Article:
Appius Claudius Pulcher (consul 143 BC)


Appius Claudius Pulcher (Latin: APP•CLAVDIVS•C•F•APP•N•PVLCHER) was a Roman politician of the 2nd century BC.


Son of Gaius Claudius Pulcher (who was consul in 177 BC), he was elected consul for 143 BC, and, to obtain a pretext for a triumph, attacked the Salassi, an Alpine tribe. He was at first defeated, but afterwards, following the directions of the Sibylline Books, gained a victory.[1][2][3] On his return the celebration of the triumph was refused; but he held a triumph at his own expense, and when one of the tribunes attempted to drag him from his car, his daughter Claudia, one of the Vestal Virgins, walked by his side up to the capital.[4][5] Next year he was an unsuccessful candidate for the censorship, though he afterwards held that office with Quintus Fulvius Nobilior, probably in 136 BC.[6][7] He allied with Tiberius Gracchus who married his daughter Claudia. Appius backed Tiberius' land reform bill and in 133 BC with Tiberius and Tiberius' brother, Gaius Gracchus, was chosen commissioner for the division of the lands.[8][9][10] Their post allowed them to survey the ager publicus, publicly owned land that Tiberius wanted to distribute to citizens who had lost their property. Another faction in the Senate opposed them and Tiberius was assassinated in 133 BC. Appius was the enemy of Scipio Aemilianus.[11][12] He died shortly after Tiberius Gracchus,[13] probably in 130 BC.[14] He was one of the Salii, an augur, and princeps senatus.[7][15] Cicero[16] says that his style of speaking was fluent and vehement. He married Antistia. His great-granddaughter was Clodia.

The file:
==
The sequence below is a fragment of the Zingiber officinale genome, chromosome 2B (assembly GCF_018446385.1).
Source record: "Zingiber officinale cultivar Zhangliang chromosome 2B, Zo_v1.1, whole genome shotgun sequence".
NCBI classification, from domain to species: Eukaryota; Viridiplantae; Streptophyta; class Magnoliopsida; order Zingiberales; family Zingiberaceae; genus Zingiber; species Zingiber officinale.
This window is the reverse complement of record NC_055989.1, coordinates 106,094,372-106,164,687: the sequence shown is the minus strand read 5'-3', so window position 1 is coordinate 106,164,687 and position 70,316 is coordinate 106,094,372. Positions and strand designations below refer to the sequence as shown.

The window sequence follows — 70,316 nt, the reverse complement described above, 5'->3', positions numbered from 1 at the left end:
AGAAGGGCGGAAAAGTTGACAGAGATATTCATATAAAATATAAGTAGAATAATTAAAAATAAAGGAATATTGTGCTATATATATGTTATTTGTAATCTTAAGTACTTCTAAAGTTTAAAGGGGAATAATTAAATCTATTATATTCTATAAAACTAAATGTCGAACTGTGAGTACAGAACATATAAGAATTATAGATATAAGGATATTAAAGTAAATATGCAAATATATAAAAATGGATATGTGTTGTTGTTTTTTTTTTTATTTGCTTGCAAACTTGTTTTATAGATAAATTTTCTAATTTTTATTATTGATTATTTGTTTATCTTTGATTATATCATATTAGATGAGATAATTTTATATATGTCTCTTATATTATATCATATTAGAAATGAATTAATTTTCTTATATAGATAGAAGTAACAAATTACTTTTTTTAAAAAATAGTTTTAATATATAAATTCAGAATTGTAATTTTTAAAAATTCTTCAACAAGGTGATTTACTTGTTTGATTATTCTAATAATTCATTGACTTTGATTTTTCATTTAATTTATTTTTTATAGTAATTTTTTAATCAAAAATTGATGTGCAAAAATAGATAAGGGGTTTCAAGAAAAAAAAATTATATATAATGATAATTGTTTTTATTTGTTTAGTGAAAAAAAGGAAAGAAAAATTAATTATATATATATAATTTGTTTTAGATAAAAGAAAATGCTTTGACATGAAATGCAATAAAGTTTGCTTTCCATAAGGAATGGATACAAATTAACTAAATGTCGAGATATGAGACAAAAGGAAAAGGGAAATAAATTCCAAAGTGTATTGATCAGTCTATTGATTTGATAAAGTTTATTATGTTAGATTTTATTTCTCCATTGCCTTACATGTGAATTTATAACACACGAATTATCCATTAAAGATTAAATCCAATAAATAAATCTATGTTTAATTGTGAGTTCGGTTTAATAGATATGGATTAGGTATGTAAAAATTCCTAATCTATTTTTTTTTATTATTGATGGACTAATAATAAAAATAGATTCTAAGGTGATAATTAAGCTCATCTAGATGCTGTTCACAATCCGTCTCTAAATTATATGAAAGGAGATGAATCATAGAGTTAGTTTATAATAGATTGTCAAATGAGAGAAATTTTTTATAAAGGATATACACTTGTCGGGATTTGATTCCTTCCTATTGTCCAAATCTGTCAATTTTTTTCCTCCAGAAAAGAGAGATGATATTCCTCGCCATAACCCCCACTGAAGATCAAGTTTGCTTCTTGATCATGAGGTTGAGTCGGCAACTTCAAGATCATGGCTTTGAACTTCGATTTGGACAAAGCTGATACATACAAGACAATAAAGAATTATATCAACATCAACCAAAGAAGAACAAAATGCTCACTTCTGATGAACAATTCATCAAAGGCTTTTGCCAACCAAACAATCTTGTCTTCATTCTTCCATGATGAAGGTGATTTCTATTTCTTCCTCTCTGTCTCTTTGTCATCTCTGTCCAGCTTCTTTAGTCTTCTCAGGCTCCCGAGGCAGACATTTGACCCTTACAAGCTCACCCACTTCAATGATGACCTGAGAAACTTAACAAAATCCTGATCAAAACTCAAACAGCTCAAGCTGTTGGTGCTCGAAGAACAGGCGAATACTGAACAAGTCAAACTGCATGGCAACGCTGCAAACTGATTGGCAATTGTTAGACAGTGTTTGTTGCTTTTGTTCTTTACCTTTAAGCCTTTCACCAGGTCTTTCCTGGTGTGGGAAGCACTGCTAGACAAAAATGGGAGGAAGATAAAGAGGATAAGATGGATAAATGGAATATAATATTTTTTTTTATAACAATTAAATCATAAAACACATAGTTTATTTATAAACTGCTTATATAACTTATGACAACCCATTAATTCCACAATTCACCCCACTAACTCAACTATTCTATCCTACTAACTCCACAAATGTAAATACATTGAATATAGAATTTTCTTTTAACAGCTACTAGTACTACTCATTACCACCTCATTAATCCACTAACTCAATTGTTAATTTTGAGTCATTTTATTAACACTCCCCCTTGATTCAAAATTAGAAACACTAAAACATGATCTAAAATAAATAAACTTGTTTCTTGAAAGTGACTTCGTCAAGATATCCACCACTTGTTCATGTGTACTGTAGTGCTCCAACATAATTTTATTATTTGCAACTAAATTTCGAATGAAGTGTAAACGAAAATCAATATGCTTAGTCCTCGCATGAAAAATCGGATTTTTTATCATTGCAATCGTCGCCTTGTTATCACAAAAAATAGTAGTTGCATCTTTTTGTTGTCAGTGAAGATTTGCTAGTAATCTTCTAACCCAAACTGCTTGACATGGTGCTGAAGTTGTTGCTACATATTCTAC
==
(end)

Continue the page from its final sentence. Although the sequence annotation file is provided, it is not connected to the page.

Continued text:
Family treeEdit

ignota (2)
married c. 138
Ap. Claudius Pulcher
cos. 143, cens. 136
(c. 186-130)
(1) Antistia
married c. 164
born c. 163
born c. 161
Ap. Pulcher
(c. 159–135/1)
born c. 157
Q. Philippus
mint IIIvir c. 129
born 160s, married c. 143
C. Pulcher
(c. 136–92)
cos. 92
Ap. Pulcher
(c. 130–76)
cos. 79
IgnotaxL. Philippus
(c. 141–c. 74)
cos. 91
Q. Philippus
(c. 143–c. 105)
maior et
(born 100–99)
Claudia Tertia
Q. Regis
(born c. 98)
Ap. Pulcher
cos. 54, augur,
cens. 50
C. Pulcher
(96–c. 30s)
pr. 56
Claudia Quarta
Q. Metelli Celeris
(born c. 94)
P. Clodius Pulcher
tr. pl. 58
Claudia Quinta
L. Luculli
(born 92/90)
M. Bruti
C. Caesaris
(born c. 56)


  1. ^ Frontinus, the Waters of the City of Rome, 7.
  2. ^ Dio Cassius, Fragments, lxxix. lxxx.
  3. ^ Orosius, v. 4.
  4. ^ Cicero, For Marcus Caelius, 14
  5. ^ Suetonius, Life of Tiberius, 2.
  6. ^ Dio Cassius, Fragments, lxxxiv.
  7. ^ a b Plutarch, Tiberius Gracchus, 4.
  8. ^ Livy, Epitoma Oxyrrhynci reperta, 58
  9. ^ Johann Caspar von Orelli, Inscriptionum Latinarum Selectarum Collectio, No. 570.
  10. ^ Velleius Paterculus, ii. 2.
  11. ^ Plutarch, Aemilius Paulus, 38.
  12. ^ Cicero, On the Republic, i. 19.
  13. ^ Appian, Civil Wars, i. 18.
  14. ^ "Appius Claudius Pulcher | Roman politician [died circa 130 BC]". Encyclopedia Britannica. Retrieved 18 April 2021.
  15. ^ Macrobius, Saturnalia, ii. 10.
  16. ^ Cicero, Brutus or History of famous orators, 28.


This entry incorporates public domain text originally from:

  • William Smith (ed.), Dictionary of Greek and Roman Biography and Mythology, 1870.
Political offices
Preceded by Roman consul
143 BC
with Quintus Caecilius Metellus Macedonicus
Succeeded by
Preceded by Roman consul
136–135 BC
with Quintus Fulvius Nobilior
Succeeded by